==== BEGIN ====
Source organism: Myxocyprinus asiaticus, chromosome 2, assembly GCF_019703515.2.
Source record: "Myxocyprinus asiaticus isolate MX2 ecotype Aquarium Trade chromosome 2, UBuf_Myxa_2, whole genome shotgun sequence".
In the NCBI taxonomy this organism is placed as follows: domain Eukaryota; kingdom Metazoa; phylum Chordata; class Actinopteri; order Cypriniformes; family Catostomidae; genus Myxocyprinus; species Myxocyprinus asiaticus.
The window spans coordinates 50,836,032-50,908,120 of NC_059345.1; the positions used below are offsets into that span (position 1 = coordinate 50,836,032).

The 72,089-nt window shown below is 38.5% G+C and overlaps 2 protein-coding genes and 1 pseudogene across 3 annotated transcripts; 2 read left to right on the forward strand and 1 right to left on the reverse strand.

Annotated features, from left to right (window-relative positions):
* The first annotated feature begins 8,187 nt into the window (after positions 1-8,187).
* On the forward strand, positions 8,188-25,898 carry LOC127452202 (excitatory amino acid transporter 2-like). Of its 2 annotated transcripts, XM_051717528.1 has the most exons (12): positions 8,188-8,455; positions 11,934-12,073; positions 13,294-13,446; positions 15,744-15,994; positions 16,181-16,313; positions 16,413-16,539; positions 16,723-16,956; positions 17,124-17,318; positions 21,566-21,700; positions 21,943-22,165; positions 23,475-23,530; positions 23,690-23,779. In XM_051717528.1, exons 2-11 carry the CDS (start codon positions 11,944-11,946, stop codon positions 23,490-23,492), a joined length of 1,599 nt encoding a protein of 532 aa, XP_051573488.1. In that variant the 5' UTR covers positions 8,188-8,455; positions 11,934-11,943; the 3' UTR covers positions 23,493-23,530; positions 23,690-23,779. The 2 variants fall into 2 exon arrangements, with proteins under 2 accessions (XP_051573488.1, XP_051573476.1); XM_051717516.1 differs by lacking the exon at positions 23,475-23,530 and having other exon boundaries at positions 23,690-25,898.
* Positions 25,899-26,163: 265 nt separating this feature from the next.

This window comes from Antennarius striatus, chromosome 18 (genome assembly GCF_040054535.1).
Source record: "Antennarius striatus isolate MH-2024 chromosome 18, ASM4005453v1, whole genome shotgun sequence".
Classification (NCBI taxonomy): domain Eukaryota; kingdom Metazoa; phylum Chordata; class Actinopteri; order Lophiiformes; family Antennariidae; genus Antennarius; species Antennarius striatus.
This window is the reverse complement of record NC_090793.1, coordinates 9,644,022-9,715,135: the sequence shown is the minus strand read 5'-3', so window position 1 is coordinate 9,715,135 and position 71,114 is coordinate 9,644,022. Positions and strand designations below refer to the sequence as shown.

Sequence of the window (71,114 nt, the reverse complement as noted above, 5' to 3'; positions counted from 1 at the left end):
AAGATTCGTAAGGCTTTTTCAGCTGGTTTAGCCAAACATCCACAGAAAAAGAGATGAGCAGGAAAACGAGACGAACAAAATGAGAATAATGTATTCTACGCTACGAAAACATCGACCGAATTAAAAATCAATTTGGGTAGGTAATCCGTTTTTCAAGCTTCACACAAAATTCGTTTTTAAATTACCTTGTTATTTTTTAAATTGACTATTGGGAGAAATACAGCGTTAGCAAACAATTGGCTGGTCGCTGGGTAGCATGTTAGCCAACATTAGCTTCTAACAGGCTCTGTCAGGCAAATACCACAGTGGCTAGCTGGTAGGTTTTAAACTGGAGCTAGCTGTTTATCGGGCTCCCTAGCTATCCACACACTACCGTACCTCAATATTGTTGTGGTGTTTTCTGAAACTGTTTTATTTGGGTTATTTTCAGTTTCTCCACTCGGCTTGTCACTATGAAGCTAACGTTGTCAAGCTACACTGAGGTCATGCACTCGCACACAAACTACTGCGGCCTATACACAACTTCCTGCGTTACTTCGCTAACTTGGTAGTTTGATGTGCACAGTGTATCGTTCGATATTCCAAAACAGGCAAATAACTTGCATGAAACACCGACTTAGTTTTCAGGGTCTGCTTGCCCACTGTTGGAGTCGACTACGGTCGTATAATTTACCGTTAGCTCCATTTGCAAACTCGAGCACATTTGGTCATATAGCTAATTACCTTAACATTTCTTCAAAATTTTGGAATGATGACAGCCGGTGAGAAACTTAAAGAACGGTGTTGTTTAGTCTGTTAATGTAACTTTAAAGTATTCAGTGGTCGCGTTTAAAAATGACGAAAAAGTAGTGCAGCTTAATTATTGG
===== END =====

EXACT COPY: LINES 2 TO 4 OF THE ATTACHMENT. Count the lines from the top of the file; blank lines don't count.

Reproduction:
Source record: "Myxocyprinus asiaticus isolate MX2 ecotype Aquarium Trade chromosome 2, UBuf_Myxa_2, whole genome shotgun sequence".
In the NCBI taxonomy this organism is placed as follows: domain Eukaryota; kingdom Metazoa; phylum Chordata; class Actinopteri; order Cypriniformes; family Catostomidae; genus Myxocyprinus; species Myxocyprinus asiaticus.
The window spans coordinates 50,836,032-50,908,120 of NC_059345.1; the positions used below are offsets into that span (position 1 = coordinate 50,836,032).